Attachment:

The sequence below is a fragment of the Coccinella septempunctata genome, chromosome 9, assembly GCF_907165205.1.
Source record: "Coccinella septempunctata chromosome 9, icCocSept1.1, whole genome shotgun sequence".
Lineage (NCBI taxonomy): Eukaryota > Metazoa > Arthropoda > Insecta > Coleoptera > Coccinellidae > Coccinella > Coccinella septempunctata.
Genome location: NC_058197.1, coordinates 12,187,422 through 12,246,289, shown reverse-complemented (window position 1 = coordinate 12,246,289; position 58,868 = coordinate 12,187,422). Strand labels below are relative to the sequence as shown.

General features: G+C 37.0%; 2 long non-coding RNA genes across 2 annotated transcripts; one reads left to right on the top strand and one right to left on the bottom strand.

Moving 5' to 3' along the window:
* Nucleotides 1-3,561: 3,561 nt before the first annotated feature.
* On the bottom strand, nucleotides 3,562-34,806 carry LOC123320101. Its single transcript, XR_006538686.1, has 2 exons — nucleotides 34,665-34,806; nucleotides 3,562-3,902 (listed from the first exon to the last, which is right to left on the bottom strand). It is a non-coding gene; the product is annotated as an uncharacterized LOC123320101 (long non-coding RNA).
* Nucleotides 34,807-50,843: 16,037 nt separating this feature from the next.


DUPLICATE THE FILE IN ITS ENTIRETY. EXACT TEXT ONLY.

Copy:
The sequence below is a fragment of the Coccinella septempunctata genome, chromosome 9, assembly GCF_907165205.1.
Source record: "Coccinella septempunctata chromosome 9, icCocSept1.1, whole genome shotgun sequence".
Lineage (NCBI taxonomy): Eukaryota > Metazoa > Arthropoda > Insecta > Coleoptera > Coccinellidae > Coccinella > Coccinella septempunctata.
Genome location: NC_058197.1, coordinates 12,187,422 through 12,246,289, shown reverse-complemented (window position 1 = coordinate 12,246,289; position 58,868 = coordinate 12,187,422). Strand labels below are relative to the sequence as shown.

General features: G+C 37.0%; 2 long non-coding RNA genes across 2 annotated transcripts; one reads left to right on the top strand and one right to left on the bottom strand.

Moving 5' to 3' along the window:
* Nucleotides 1-3,561: 3,561 nt before the first annotated feature.
* On the bottom strand, nucleotides 3,562-34,806 carry LOC123320101. Its single transcript, XR_006538686.1, has 2 exons — nucleotides 34,665-34,806; nucleotides 3,562-3,902 (listed from the first exon to the last, which is right to left on the bottom strand). It is a non-coding gene; the product is annotated as an uncharacterized LOC123320101 (long non-coding RNA).
* Nucleotides 34,807-50,843: 16,037 nt separating this feature from the next.